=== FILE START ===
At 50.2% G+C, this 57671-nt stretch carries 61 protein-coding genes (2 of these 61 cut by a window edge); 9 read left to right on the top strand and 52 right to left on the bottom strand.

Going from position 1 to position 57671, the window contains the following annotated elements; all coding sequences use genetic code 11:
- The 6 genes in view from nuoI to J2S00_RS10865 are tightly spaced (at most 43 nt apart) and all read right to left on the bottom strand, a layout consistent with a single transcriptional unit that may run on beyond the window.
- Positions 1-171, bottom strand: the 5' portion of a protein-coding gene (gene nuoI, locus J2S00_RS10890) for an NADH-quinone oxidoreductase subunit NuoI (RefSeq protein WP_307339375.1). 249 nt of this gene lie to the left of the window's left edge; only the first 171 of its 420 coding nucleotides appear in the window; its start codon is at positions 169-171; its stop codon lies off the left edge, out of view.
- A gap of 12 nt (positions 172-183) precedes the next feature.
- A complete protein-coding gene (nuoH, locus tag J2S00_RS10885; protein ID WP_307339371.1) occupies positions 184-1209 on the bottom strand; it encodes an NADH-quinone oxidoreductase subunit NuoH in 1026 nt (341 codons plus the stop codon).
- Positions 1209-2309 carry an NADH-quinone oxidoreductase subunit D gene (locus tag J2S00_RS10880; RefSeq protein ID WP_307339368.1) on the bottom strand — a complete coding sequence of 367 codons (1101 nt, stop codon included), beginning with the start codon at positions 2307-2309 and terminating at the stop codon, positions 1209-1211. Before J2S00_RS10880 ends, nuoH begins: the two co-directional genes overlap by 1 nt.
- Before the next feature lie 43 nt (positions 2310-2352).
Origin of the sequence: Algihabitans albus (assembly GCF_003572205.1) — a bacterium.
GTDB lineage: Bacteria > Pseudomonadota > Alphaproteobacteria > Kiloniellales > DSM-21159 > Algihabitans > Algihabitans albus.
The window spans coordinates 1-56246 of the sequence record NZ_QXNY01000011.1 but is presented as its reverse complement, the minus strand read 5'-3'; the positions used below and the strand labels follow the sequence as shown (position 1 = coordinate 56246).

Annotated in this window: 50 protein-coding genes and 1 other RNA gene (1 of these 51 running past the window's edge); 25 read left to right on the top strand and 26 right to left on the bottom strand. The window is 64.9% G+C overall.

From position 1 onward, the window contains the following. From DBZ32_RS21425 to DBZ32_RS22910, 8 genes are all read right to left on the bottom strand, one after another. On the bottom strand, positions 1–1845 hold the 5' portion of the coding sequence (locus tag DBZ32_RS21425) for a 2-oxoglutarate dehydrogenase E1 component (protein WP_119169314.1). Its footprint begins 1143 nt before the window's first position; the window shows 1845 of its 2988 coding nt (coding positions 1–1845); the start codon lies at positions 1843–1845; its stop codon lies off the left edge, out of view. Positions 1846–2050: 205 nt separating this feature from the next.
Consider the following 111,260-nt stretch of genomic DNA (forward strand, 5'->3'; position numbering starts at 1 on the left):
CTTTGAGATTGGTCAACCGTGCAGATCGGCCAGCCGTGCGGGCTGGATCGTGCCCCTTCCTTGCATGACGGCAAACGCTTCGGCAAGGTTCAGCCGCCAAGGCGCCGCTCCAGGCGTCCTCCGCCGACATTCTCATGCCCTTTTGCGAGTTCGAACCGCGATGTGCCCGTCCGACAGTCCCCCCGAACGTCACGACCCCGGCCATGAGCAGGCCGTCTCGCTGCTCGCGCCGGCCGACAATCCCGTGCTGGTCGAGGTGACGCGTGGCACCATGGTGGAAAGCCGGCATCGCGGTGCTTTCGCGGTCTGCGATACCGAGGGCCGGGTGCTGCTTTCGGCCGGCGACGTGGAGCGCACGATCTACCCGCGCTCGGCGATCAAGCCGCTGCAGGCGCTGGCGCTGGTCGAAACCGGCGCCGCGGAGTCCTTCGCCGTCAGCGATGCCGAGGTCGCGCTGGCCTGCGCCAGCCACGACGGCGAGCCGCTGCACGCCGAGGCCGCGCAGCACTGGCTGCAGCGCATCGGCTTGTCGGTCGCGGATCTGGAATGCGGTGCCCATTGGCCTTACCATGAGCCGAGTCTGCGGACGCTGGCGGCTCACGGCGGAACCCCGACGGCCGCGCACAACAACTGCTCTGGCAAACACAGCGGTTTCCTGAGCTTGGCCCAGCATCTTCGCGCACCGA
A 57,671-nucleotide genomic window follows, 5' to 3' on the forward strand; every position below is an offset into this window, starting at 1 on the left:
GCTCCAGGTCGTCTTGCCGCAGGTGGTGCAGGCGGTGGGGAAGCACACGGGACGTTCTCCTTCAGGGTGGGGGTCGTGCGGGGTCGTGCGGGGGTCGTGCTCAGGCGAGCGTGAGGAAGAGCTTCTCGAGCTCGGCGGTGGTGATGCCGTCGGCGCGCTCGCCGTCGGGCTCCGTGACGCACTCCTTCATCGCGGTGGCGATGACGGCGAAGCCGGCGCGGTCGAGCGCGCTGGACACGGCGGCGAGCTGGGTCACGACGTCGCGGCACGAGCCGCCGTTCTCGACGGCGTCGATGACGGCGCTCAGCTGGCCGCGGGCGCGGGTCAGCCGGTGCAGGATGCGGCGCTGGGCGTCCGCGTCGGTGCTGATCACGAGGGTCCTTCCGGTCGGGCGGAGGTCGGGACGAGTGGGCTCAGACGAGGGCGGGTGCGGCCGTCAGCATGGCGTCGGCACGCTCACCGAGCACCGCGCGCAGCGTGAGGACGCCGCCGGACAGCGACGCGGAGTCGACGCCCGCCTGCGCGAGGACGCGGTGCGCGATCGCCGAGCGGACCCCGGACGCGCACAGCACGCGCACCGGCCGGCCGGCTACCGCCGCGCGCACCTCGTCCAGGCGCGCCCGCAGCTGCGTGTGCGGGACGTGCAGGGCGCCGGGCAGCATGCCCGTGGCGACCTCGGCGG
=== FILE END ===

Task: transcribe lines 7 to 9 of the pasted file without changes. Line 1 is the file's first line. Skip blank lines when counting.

- Positions 1209-2309 carry an NADH-quinone oxidoreductase subunit D gene (locus tag J2S00_RS10880; RefSeq protein ID WP_307339368.1) on the bottom strand — a complete coding sequence of 367 codons (1101 nt, stop codon included), beginning with the start codon at positions 2307-2309 and terminating at the stop codon, positions 1209-1211. Before J2S00_RS10880 ends, nuoH begins: the two co-directional genes overlap by 1 nt.
- Before the next feature lie 43 nt (positions 2310-2352).
Origin of the sequence: Algihabitans albus (assembly GCF_003572205.1) — a bacterium.